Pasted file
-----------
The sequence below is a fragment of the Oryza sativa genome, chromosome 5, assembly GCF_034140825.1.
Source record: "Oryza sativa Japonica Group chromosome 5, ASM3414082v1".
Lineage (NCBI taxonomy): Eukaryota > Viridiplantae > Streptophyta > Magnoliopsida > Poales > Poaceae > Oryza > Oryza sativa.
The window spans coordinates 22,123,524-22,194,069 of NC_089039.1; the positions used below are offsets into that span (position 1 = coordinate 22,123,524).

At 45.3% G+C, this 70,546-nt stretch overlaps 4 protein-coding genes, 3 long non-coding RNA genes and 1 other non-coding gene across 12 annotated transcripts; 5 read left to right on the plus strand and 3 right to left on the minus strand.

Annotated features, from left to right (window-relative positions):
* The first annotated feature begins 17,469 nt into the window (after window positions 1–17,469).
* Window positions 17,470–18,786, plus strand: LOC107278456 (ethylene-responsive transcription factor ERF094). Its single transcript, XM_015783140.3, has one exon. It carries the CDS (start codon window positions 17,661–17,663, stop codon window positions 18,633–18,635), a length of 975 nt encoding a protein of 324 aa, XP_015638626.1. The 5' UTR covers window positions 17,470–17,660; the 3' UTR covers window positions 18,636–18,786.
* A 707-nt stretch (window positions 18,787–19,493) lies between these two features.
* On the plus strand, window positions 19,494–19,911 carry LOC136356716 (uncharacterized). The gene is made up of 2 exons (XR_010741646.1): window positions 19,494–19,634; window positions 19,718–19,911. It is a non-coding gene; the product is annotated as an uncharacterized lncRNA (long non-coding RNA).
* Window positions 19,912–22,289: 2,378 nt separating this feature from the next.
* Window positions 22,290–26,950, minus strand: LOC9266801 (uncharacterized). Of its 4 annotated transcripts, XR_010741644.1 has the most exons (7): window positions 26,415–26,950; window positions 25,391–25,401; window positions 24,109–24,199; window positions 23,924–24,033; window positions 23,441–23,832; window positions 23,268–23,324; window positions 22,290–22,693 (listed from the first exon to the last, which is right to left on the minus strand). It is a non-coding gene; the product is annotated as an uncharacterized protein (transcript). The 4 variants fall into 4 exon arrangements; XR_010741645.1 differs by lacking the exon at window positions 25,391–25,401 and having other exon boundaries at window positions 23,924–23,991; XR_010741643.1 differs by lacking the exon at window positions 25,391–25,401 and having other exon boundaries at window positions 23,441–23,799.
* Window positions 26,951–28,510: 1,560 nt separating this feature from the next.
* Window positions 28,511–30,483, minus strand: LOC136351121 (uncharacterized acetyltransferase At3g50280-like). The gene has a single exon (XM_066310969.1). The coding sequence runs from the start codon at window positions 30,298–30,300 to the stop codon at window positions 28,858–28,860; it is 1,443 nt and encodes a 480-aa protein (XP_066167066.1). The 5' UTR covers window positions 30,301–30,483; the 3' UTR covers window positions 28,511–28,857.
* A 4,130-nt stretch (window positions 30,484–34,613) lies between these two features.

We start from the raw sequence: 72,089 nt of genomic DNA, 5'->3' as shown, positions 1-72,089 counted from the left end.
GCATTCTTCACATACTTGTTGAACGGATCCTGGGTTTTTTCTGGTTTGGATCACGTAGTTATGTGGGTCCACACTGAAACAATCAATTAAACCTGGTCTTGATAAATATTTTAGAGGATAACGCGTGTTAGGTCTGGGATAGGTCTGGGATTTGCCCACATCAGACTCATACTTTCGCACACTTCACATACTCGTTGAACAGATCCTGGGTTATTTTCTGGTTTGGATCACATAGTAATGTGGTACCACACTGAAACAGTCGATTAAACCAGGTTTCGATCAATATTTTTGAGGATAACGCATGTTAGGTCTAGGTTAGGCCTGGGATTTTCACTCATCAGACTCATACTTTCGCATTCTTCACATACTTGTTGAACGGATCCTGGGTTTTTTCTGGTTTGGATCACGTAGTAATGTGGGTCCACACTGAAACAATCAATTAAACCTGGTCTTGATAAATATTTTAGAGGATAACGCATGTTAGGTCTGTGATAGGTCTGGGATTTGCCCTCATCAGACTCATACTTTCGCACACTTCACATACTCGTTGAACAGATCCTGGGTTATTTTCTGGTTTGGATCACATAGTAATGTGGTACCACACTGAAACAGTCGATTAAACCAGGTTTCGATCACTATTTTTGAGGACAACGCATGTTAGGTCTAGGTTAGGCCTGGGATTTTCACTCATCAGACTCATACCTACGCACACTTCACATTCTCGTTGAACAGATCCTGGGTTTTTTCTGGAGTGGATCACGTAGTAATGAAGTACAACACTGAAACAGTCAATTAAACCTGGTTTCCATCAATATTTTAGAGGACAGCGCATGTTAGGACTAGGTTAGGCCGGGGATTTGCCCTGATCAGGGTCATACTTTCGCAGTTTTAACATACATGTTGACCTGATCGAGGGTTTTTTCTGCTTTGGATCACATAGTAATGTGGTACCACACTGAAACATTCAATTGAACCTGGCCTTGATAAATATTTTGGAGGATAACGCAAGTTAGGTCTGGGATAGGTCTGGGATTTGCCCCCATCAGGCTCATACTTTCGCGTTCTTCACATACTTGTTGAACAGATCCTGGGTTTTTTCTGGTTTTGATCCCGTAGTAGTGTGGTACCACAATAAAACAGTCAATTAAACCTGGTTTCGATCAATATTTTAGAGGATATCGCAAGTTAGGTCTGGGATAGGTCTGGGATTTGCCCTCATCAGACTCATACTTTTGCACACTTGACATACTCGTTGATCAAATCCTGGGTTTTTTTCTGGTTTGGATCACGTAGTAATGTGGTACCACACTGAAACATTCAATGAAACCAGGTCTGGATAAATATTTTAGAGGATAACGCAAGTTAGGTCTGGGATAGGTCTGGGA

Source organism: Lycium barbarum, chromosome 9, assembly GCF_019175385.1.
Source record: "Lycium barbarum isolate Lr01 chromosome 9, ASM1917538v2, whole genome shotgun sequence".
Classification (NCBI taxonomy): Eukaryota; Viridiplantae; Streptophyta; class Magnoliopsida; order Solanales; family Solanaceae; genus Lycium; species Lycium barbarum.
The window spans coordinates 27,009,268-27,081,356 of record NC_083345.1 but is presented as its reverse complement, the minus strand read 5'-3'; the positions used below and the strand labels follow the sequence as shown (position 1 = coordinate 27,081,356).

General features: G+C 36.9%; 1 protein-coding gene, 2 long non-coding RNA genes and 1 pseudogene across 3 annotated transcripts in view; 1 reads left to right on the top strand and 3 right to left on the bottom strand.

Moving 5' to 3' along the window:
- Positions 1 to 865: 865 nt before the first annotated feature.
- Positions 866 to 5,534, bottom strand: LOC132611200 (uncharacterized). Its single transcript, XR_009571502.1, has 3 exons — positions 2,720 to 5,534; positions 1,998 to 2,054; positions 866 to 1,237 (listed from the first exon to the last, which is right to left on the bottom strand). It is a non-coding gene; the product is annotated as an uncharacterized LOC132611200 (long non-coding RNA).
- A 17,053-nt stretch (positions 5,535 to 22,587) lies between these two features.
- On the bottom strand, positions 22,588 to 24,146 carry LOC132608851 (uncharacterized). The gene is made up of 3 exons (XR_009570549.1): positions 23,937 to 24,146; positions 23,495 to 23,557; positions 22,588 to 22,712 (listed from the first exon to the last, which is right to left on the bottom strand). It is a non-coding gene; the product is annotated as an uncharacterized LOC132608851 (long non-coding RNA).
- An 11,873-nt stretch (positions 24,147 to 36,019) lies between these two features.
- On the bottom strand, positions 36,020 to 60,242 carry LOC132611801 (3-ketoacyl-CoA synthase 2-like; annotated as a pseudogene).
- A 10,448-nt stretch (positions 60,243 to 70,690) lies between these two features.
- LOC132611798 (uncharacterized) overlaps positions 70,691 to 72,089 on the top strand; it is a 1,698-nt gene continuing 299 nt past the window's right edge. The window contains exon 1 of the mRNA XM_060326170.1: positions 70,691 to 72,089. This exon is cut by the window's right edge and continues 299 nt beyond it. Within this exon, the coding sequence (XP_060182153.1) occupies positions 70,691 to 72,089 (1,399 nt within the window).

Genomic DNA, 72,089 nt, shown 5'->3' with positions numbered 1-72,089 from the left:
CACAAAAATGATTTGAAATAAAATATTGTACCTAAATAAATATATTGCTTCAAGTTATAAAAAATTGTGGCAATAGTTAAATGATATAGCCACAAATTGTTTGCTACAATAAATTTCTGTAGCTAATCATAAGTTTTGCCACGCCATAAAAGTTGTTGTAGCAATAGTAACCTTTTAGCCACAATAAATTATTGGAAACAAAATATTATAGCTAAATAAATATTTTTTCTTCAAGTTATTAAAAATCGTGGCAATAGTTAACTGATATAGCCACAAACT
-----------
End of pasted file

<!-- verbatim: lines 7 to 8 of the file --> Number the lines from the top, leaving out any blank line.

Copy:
* The first annotated feature begins 17,469 nt into the window (after window positions 1–17,469).
* Window positions 17,470–18,786, plus strand: LOC107278456 (ethylene-responsive transcription factor ERF094). Its single transcript, XM_015783140.3, has one exon. It carries the CDS (start codon window positions 17,661–17,663, stop codon window positions 18,633–18,635), a length of 975 nt encoding a protein of 324 aa, XP_015638626.1. The 5' UTR covers window positions 17,470–17,660; the 3' UTR covers window positions 18,636–18,786.